Coronavirus: Wetherspoon targets June re-opening as beer garden hopes shattered | Business News

The boss of JD Wetherspoon is targeting a re-opening of his pubs in late June after bars were closed at the start of the coronavirus lockdown.

Tim Martin revealed his timeframe for a resumption in trading as the deputy chief medical officer for England shot down hopes that beer gardens could re-open any time soon.

Professor Jonathan Van-Tam told reporters at the daily Downing Street briefing that it was important social distancing measures were eased gradually so as not to risk a return of more COVID-19 cases and deaths.

Graffiti on a JD Wetherspoon pub in Crystal Palace, south London. Wetherspoons workers have described founder Tim Martin's lack of support for his chain's 40,000 employees as "absolutely outrageous". PA Photo. Picture date: Wednesday March 25, 2020. See PA story HEALTH Coronavirus Wetherspoons Workers. Photo credit should read: Adam Davy/PA Wire
Graffiti on a JD Wetherspoon pub after Tim Martin suggested his workers would not get paid until the business was compensated
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Mr Martin, who attracted criticism last month for angrily suggesting his 43,000 staff go to work for Tesco if he had to shut down, argued his company was better placed than most to operate safely as he laid bare the effects of the lockdown on the business.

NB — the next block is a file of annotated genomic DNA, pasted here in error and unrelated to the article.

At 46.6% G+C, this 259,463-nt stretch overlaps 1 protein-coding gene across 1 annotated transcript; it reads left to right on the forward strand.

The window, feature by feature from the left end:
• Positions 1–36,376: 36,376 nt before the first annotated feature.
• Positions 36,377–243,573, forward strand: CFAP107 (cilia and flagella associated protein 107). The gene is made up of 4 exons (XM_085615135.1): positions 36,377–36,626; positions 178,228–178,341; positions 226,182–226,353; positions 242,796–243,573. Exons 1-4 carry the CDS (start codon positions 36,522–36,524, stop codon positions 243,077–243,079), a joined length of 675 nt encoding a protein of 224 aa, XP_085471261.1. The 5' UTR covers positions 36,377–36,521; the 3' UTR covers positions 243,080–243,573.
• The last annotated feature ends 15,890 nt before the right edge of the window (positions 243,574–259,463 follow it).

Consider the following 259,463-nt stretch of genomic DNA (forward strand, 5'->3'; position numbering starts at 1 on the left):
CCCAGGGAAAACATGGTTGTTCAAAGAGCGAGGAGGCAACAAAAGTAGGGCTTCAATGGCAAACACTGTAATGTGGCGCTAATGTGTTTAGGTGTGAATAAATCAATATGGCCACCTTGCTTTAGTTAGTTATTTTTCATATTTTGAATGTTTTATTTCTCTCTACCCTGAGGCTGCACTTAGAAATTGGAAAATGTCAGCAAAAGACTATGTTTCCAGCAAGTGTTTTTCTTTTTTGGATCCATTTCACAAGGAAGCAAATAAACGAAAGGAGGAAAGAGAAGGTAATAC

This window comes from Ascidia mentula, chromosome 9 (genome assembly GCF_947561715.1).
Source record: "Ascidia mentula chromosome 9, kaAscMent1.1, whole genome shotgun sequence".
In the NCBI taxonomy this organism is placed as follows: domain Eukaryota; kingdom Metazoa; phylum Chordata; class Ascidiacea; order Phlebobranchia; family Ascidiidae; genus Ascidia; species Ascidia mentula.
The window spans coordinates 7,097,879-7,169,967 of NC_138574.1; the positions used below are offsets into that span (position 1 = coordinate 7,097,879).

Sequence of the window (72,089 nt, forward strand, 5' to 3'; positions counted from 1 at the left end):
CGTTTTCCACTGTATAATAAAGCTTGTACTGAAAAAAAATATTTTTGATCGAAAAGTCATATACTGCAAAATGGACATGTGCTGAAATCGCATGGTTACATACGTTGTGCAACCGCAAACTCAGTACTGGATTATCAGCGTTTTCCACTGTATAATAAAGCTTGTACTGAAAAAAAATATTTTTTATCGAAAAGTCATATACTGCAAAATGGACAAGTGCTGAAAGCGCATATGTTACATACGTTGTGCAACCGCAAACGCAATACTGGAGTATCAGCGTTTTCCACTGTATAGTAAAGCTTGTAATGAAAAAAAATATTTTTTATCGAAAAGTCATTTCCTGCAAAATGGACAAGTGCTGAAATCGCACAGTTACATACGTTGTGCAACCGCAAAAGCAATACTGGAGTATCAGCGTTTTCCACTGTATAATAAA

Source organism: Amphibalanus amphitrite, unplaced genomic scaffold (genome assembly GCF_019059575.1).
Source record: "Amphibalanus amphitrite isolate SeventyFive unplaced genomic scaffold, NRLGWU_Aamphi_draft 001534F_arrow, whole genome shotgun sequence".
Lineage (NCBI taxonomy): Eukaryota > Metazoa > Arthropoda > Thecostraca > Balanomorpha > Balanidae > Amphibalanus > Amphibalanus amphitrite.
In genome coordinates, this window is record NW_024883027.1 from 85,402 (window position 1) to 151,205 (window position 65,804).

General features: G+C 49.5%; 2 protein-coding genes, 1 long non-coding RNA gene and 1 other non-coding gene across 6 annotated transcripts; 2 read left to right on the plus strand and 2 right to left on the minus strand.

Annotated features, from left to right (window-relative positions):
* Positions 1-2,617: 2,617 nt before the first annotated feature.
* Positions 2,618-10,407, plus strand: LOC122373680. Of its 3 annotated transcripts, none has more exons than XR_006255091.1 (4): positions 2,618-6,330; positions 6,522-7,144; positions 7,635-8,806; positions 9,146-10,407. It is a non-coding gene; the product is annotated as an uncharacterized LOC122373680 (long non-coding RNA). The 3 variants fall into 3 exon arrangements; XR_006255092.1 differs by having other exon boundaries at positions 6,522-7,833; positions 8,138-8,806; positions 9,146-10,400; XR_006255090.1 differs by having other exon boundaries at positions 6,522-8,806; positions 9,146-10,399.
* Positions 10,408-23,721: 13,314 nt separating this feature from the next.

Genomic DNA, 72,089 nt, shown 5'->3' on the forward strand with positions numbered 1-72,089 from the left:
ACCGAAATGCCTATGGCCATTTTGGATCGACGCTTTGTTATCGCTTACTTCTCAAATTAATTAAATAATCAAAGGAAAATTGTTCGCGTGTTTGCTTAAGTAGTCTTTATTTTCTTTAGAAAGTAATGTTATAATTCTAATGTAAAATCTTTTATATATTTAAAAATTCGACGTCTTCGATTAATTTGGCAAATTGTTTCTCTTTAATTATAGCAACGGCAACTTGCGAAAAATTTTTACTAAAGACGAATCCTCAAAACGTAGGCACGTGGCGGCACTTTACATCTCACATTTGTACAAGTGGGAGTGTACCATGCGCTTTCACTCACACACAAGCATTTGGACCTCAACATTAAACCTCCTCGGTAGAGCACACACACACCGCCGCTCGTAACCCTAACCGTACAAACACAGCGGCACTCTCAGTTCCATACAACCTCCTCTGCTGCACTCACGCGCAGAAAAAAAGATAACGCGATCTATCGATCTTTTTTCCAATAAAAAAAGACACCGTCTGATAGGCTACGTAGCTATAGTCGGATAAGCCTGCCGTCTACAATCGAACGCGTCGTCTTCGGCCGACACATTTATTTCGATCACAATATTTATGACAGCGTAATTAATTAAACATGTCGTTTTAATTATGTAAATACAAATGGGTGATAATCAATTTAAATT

He said more than 99% of staff had been furloughed – receiving 80% of their March salaries as the business and its 874 pubs were placed in “hibernation” – despite an earlier threat to withhold wages until compensation from the government arrived.

Mr Martin said that while the chain had saved £60m through the business rates holiday, it had had to agree extended payment terms with a minority of suppliers and defer the majority of rents.

He revealed the company was to tap shareholders for up to £141m to boost its cash pile through the issue of new shares at 900p each.

He said it could also try to secure up to £50m more through a Bank of England loan scheme but admitted concerns over whether it would qualify for help under the terms of the Covid Corporate Financing Facility.

Mr Martin, JD Wetherspoon’s founder and chairman, had earlier said he was taking a voluntary pay cut of 50% in line with the chief executive and other directors.

Tim Martin, the Wetherspoon's boss, said he was still keeping all his pubs open, saying there was 'little evidence of virus transmission in pubs'

20 March: ‘Pubs less crowded than supermarkets’

On re-opening hopes, the statement said: “The company is likely to make some changes to its operating model, assuming increased social distancing, and anticipates a gradual recovery in customer numbers.

“Wetherspoon pubs are substantially larger than average, and most have outside facilities.

“The company believes these factors are likely to assist if social distancing measures apply.”

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